It always pleases me to attend a sold-out show for the friendly realization that HEY YOU ALL FOLKS LIKE WHAT I LIKE and, more importantly, the knowledge that it is an extra-nice feeling for artists themselves to put a butt in every seat. Last Thursday night, an excellent bill of Musicians From Foreign Lands -- Courtney Barnett from Australia and Alvvays from Canada -- packed Seattle's Moore Theater to it's rather steep rafters, and provided us with two very different interpretations of fine modern pop.

First up were Alvvays, which you should pronounce "Always," but will probably pronounce like your Swedish Grandpa Sven. I knew the band from some heavy rotation on Sirius XMU and their delightful song "Archie, Marry Me," and was quite impressed with the crystalline vocals of lead singer Molly Rankin. Their sound was something of a mix between the swirling dreamy shoegaze of Washed Out and the clear pop sensibilities of the Cranberries; hypnotic, but not trippy, indie with a distinct flair for clean harmonies and memorable songs. I enjoyed them very much, even without being neither Canadian nor Swedish.

(Click on the images to enlarge, and click on the Flickr links for more!)

I'll make a bold statement right here: I think Courtney Barnett is the finest lyricist in rock music right now. Oh, yes I do. I am a complete sucker for words, and Barnett has won this spot for me with her incredibly clever way of combining humor, intelligence, pathos, and keen observation into snapshots of everyday life. Like Ray Davies or Andy Partridge or Elvis Costello, she has an innate feel for balance -- how to be playful with a lyric without becoming overly silly, and how to use humor to illuminate the absurd or serious. If this weren't enough, she is a gifted songwriter with a knack for melody and construction, knowing when to break up verbose monologues with a catchy guitar riff or soaring harmonies, deeply understanding the language of classic '60 British Invasion, pop singer-songwriters of the '70s, the crunch and shred of punk, and the timelessness of folk storytelling. And if THAT weren't enough, she is an incredible and unusual guitarist whose pickless style of percussive playing adds to her unique and compelling sound. SO THERE!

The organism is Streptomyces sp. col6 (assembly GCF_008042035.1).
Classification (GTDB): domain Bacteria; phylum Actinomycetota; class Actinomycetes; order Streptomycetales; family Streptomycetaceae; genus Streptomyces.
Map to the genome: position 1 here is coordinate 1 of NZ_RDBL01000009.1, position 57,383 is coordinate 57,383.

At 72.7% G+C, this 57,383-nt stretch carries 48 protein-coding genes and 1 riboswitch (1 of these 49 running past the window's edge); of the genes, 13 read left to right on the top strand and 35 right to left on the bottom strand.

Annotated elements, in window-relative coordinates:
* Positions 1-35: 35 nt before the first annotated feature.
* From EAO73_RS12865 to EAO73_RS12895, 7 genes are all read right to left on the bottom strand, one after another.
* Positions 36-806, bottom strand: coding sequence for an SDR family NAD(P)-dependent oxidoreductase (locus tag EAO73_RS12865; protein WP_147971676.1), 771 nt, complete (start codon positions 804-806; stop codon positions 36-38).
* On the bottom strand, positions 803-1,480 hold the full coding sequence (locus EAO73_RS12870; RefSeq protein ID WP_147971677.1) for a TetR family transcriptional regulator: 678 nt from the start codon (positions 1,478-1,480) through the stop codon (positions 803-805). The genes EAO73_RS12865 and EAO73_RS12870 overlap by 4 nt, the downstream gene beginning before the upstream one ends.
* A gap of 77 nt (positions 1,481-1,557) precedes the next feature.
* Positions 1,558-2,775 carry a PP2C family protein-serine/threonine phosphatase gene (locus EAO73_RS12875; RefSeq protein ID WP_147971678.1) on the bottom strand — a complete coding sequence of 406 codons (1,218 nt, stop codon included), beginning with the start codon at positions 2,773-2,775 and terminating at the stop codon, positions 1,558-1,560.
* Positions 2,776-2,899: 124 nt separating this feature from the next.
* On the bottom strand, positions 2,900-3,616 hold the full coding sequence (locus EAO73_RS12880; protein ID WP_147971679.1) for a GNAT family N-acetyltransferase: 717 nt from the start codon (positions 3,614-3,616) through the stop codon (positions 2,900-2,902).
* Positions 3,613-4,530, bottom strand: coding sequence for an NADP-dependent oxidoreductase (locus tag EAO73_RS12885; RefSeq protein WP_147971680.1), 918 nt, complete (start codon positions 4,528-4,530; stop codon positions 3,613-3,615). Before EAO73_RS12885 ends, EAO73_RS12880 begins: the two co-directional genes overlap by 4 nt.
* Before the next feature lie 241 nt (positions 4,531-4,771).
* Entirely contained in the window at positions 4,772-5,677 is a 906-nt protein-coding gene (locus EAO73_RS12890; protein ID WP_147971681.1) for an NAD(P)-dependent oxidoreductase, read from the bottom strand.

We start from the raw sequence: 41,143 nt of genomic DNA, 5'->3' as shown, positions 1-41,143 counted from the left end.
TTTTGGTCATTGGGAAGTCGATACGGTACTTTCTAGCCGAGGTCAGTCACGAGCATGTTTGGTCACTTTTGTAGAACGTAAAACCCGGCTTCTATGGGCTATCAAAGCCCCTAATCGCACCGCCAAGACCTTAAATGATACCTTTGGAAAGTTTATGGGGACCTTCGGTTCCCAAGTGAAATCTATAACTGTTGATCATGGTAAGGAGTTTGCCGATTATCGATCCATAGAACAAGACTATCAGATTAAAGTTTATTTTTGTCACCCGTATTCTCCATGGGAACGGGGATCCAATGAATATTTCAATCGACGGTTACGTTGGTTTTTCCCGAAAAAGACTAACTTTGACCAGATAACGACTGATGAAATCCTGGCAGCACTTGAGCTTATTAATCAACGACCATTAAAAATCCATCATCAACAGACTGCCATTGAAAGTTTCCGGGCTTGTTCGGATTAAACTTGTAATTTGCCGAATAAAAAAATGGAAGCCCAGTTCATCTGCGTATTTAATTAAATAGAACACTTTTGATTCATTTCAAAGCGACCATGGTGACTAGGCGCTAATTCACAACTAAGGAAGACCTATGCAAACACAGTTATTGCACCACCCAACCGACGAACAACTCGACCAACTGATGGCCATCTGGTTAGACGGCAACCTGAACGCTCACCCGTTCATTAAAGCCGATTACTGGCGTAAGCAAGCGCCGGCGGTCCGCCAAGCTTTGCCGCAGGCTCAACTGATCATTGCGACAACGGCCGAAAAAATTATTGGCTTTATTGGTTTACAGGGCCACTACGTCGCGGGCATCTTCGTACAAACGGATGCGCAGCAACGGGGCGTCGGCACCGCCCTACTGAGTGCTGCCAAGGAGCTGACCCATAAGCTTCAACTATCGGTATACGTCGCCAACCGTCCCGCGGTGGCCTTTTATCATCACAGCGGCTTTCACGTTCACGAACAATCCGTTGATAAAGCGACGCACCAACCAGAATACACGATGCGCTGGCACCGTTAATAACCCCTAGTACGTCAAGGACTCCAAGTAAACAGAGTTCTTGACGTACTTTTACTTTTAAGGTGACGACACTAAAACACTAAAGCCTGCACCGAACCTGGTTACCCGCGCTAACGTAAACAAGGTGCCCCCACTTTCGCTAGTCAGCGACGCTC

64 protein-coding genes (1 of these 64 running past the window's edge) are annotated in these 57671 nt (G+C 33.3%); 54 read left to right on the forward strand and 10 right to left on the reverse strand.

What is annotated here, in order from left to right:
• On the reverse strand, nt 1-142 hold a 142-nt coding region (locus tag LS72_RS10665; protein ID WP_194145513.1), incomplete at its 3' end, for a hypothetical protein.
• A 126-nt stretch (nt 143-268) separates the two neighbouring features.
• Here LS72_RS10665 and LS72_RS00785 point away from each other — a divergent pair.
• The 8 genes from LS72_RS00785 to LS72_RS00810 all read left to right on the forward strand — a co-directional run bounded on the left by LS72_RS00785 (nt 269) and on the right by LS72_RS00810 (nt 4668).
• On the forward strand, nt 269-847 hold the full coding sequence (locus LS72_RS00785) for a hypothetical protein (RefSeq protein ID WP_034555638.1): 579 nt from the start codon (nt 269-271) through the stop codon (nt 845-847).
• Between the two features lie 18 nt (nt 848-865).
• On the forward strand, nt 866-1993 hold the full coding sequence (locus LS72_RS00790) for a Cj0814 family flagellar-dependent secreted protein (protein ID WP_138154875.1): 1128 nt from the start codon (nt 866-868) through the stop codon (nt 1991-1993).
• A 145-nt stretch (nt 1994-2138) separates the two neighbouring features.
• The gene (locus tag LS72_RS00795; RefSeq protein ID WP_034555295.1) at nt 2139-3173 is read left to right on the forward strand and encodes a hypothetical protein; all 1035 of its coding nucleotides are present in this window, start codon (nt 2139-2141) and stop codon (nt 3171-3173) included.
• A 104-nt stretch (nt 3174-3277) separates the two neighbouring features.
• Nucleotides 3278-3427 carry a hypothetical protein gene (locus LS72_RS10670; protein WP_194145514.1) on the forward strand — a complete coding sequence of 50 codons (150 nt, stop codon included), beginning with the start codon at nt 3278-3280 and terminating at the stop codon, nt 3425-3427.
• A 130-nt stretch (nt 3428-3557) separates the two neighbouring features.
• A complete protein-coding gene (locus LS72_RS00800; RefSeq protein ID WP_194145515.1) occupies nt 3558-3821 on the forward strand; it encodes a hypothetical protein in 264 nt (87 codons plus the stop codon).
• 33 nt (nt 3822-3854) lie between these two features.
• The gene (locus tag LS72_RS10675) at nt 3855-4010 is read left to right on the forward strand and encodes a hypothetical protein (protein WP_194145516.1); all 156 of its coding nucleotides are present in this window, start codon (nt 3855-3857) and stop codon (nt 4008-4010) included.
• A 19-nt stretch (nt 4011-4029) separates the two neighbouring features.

Barnett arrived onstage to a very welcoming crowd, and proceeded to charm the crowd more and more with each successive song. Surprisingly, with her verbal prowess shown in her music, she spoke little between songs to the audience; a few asides and some thank yous, and that was it. Did some of the detail in the lyrics get swallowed up by stage sound and the venue acoustics? Yes, which would be unavoidable, and is too bad because they are so good. But we did get a chance to really hear Barnett play, all aggressive and driving and quite awesome, which is not spotlighted as much on her recordings. Everyone seemed to be able to sing along the entire time anyway, occasionally stopping to yell, "I love you, Courtney!" Barnett more than delivered this evening, and when I grow up, I'd like to be just like her.

Here's the jaunty "Pickles From The Jar" from the encore!

Thank you to the Moore, STG Presents, Katie Nelson and Grace Jones at Grandstand, and of course, Alvvays and Courtney Barnett!